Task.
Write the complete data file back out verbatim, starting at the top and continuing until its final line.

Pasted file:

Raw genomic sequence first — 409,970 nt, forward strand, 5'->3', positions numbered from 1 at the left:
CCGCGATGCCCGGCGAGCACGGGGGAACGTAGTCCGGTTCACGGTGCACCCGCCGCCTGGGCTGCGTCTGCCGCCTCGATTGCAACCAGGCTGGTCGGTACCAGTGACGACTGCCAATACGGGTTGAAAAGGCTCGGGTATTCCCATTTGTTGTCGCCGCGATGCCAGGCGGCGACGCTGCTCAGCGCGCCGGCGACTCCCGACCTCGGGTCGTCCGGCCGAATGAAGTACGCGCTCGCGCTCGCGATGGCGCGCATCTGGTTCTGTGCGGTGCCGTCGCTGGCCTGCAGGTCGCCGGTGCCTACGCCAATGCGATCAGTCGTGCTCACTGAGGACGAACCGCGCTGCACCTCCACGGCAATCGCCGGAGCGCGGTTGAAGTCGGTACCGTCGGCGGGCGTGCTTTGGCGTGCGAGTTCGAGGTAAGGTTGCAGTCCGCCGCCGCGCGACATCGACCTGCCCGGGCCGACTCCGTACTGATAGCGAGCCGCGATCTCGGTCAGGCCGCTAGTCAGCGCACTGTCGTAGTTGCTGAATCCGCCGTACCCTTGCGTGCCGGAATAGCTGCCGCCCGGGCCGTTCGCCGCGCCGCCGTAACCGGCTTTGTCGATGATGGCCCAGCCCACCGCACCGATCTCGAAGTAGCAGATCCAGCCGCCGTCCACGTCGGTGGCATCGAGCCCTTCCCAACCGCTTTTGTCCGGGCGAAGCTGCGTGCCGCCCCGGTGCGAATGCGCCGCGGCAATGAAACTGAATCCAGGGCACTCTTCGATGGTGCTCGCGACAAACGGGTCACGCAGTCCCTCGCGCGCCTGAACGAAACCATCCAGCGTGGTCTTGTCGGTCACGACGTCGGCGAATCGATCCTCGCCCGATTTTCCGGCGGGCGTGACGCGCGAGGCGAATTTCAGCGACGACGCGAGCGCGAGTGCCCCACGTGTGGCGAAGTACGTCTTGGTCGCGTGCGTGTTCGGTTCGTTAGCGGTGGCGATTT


Raw genomic sequence first — 409,970 nt, forward strand, 5'->3', positions numbered from 1 at the left:
CCGCGATGCCCGGCGAGCACGGGGGAACGTAGTCCGGTTCACGGTGCACCCGCCGCCTGGGCTGCGTCTGCCGCCTCGATTGCAACCAGGCTGGTCGGTACCAGTGACGACTGCCAATACGGGTTGAAAAGGCTCGGGTATTCCCATTTGTTGTCGCCGCGATGCCAGGCGGCGACGCTGCTCAGCGCGCCGGCGACTCCCGACCTCGGGTCGTCCGGCCGAATGAAGTACGCGCTCGCGCTCGCGATGGCGCGCATCTGGTTCTGTGCGGTGCCGTCGCTGGCCTGCAGGTCGCCGGTGCCTACGCCAATGCGATCAGTCGTGCTCACTGAGGACGAACCGCGCTGCACCTCCACGGCAATCGCCGGAGCGCGGTTGAAGTCGGTACCGTCGGCGGGCGTGCTTTGGCGTGCGAGTTCGAGGTAAGGTTGCAGTCCGCCGCCGCGCGACATCGACCTGCCCGGGCCGACTCCGTACTGATAGCGAGCCGCGATCTCGGTCAGGCCGCTAGTCAGCGCACTGTCGTAGTTGCTGAATCCGCCGTACCCTTGCGTGCCGGAATAGCTGCCGCCCGGGCCGTTCGCCGCGCCGCCGTAACCGGCTTTGTCGATGATGGCCCAGCCCACCGCACCGATCTCGAAGTAGCAGATCCAGCCGCCGTCCACGTCGGTGGCATCGAGCCCTTCCCAACCGCTTTTGTCCGGGCGAAGCTGCGTGCCGCCCCGGTGCGAATGCGCCGCGGCAATGAAACTGAATCCAGGGCACTCTTCGATGGTGCTCGCGACAAACGGGTCACGCAGTCCCTCGCGCGCCTGAACGAAACCATCCAGCGTGGTCTTGTCGGTCACGACGTCGGCGAATCGATCCTCGCCCGATTTTCCGGCGGGCGTGACGCGCGAGGCGAATTTCAGCGACGACGCGAGCGCGAGTGCCCCACGTGTGGCGAAGTACGTCTTGGTCGCGTGCGTGTTCGGTTCGTTAGCGGTGGCGATTT